Scott foresees DeChambeau-driven golf ban

Ben Everill
·3-min read

Adam Scott suspects golf officials could react with rule changes if Bryson DeChambeau backs up his US Open demolition at Augusta National this week.

Scott, the man who broke Australia's Masters hoodoo in 2013, predicts another DeChambeau performance like his six-shot win at Winged Foot will see change in the game.

Just not the change many may expect or hope for.

DeChambeau has been the centre of debate in the golf world after adding considerable length to his game over the past 12 months.

The now jacked-up 27-year-old consistently hits drives well over 300 metres with a current average of 344.4 yards (315 metres). He has recently shown proof of breaking the 400-yard barrier on his social media pages, creating fear he will overpower the storied Georgia course.

But while the distance debate rages on, Scott believes rule makers will attack DeChambeau on the greens first, much like they did to him.

DeChambeau uses a putting technique known as arm-lock, where he "locks in" the top of the grip against the inside of his arm. It has proven to be decisive as he went from 145th in putting on the PGA Tour in 2017 to a career-high 10th last season.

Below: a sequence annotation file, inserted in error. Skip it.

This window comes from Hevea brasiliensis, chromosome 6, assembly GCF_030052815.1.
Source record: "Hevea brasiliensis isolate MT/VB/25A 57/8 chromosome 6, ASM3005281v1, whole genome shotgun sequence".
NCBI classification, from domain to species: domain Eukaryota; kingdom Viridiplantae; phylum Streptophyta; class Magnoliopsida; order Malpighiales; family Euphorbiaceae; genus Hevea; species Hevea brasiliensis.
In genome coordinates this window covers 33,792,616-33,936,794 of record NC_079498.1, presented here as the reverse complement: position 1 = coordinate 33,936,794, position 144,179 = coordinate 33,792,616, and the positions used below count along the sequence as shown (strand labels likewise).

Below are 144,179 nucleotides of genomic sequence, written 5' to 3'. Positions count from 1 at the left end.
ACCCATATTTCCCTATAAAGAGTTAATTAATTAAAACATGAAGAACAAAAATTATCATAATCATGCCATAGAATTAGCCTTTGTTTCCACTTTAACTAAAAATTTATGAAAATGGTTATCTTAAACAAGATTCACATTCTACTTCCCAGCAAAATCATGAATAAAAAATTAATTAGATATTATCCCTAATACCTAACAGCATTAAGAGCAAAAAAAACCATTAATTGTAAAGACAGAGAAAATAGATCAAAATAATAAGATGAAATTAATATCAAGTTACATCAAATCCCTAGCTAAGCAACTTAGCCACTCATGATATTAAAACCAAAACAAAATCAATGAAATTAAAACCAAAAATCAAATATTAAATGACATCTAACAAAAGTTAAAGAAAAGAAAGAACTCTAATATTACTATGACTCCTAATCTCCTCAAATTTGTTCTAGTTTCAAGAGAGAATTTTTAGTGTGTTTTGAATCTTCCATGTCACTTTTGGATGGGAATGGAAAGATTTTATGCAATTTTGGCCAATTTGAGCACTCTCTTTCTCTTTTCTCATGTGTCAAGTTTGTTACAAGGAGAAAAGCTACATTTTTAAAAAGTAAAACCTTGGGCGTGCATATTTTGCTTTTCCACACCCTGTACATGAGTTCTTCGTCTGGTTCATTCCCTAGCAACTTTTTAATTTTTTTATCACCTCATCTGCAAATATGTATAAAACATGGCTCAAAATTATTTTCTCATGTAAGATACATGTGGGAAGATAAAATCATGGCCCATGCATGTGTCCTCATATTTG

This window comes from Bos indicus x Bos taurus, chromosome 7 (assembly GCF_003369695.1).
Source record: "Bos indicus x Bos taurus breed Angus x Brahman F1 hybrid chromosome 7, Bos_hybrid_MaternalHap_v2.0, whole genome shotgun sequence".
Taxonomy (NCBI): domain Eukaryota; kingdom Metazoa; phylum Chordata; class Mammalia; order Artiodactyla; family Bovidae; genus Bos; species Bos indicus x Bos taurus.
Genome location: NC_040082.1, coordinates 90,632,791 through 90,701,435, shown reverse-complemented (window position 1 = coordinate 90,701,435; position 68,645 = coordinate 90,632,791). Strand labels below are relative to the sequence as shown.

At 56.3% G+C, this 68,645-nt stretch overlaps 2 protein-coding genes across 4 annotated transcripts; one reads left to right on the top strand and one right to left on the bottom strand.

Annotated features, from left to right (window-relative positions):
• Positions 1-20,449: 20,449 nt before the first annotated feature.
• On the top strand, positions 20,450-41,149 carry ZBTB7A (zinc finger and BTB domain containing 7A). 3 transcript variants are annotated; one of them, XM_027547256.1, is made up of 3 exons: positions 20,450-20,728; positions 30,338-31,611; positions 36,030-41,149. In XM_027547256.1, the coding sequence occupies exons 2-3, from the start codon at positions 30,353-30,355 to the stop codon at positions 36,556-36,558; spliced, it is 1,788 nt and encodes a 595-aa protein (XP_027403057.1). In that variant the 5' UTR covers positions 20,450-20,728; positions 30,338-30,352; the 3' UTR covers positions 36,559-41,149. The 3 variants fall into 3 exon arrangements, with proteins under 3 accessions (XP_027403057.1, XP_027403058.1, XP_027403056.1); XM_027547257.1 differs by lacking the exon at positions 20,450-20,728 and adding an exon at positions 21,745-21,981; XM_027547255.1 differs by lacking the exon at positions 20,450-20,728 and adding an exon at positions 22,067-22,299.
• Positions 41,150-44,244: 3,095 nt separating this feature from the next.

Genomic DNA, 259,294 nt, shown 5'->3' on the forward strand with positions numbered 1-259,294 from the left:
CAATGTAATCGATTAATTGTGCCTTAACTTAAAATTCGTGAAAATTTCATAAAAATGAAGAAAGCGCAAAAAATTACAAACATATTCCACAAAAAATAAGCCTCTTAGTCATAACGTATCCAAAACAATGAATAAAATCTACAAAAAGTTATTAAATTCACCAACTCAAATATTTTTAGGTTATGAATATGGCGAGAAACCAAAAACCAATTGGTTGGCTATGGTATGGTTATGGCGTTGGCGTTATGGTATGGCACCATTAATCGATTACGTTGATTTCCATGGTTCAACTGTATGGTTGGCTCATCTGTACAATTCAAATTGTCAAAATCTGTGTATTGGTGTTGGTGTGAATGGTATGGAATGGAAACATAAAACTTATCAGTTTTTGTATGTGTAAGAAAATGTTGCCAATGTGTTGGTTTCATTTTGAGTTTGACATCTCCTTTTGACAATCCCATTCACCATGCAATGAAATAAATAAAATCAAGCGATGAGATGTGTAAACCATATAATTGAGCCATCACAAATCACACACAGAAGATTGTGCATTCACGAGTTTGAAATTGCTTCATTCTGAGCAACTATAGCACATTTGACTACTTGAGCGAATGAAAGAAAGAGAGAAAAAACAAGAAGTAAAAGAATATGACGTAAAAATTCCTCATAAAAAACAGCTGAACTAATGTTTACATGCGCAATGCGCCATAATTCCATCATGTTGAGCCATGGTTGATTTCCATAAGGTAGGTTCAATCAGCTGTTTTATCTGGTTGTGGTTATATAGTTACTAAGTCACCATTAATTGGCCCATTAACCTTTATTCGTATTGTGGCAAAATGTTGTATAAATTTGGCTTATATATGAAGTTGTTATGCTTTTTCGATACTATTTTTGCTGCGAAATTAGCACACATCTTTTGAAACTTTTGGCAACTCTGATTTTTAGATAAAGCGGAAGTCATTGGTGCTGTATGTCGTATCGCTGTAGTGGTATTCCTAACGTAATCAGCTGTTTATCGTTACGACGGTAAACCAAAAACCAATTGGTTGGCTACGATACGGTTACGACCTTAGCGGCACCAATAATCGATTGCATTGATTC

Scott famously won the Masters using a long putter and anchored stroke, a tactic that was subsequently banned in the sport.

"I tried the arm-lock method and, to be honest, it was more anchored than anything I was ever doing. So I can see them taking action like they did before to me and others for sure," Scott told AAP ahead of his own Masters tilt.

"Based off Bryson's results, especially if he continues the way he is going, and of course if the trend sees more and more players using it, it would be no surprise to see it banned.

"There's no doubt the rule makers have had their ears pricked up with his incredible play. The reality is, it's not easy for other players to add that much muscle to your body but it is easy to change your putter."

Temperatures and forecast rain for the postponed November Masters could also play into DeChambeau's hands as balls fail to roll out on the softer fairways.

"Over the past 10 years, Augusta has turned into a bit of a driving golf course and it's very advantageous if you have a good balance of being long and hitting fairways," Scott said.

"Tee shots now outweigh how important the short game and putting is here, which was not historically the case.

"If Bryson is 30 yards in front of people, then that's like Tiger in 1997.

"But he still has to keep it between the trees. If he hits it far and accurate and continues to putt well ... we will have our work cut out because it adds up to he's going to be in contention.

"But I'm happy with my game and am excited to get out there and see how it stacks up."